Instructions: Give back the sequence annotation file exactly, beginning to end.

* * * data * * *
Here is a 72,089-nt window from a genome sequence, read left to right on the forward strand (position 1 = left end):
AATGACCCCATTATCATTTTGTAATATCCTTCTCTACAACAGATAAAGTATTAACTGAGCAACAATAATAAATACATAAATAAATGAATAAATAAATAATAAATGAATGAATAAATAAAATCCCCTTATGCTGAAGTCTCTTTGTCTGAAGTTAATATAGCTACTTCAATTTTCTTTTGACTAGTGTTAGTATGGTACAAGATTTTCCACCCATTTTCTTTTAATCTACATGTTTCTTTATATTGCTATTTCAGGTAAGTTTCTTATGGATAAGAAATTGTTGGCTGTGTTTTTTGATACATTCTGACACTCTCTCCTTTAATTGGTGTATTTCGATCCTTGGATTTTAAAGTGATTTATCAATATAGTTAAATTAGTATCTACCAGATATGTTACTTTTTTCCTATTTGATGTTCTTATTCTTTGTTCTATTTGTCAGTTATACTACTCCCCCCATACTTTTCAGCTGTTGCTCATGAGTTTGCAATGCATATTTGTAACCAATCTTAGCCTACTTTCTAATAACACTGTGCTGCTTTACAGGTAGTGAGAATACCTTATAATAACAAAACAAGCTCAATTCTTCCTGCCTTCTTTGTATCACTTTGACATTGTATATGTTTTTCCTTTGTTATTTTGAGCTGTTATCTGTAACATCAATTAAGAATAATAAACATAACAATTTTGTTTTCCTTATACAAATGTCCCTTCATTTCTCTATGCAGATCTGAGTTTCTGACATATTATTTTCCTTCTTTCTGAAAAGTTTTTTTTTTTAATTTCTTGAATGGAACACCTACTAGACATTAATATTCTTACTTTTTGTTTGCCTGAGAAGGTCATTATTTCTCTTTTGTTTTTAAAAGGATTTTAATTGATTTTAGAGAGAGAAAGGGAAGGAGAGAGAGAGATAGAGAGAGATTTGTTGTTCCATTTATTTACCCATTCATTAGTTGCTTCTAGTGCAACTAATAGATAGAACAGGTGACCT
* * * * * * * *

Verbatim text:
Here is a 72,089-nt window from a genome sequence, read left to right on the forward strand (position 1 = left end):
AATGACCCCATTATCATTTTGTAATATCCTTCTCTACAACAGATAAAGTATTAACTGAGCAACAATAATAAATACATAAATAAATGAATAAATAAATAATAAATGAATGAATAAATAAAATCCCCTTATGCTGAAGTCTCTTTGTCTGAAGTTAATATAGCTACTTCAATTTTCTTTTGACTAGTGTTAGTATGGTACAAGATTTTCCACCCATTTTCTTTTAATCTACATGTTTCTTTATATTGCTATTTCAGGTAAGTTTCTTATGGATAAGAAATTGTTGGCTGTGTTTTTTGATACATTCTGACACTCTCTCCTTTAATTGGTGTATTTCGATCCTTGGATTTTAAAGTGATTTATCAATATAGTTAAATTAGTATCTACCAGATATGTTACTTTTTTCCTATTTGATGTTCTTATTCTTTGTTCTATTTGTCAGTTATACTACTCCCCCCATACTTTTCAGCTGTTGCTCATGAGTTTGCAATGCATATTTGTAACCAATCTTAGCCTACTTTCTAATAACACTGTGCTGCTTTACAGGTAGTGAGAATACCTTATAATAACAAAACAAGCTCAATTCTTCCTGCCTTCTTTGTATCACTTTGACATTGTATATGTTTTTCCTTTGTTATTTTGAGCTGTTATCTGTAACATCAATTAAGAATAATAAACATAACAATTTTGTTTTCCTTATACAAATGTCCCTTCATTTCTCTATGCAGATCTGAGTTTCTGACATATTATTTTCCTTCTTTCTGAAAAGTTTTTTTTTTTAATTTCTTGAATGGAACACCTACTAGACATTAATATTCTTACTTTTTGTTTGCCTGAGAAGGTCATTATTTCTCTTTTGTTTTTAAAAGGATTTTAATTGATTTTAGAGAGAGAAAGGGAAGGAGAGAGAGAGATAGAGAGAGATTTGTTGTTCCATTTATTTACCCATTCATTAGTTGCTTCTAGTGCAACTAATAGATAGAACAGGTGACCT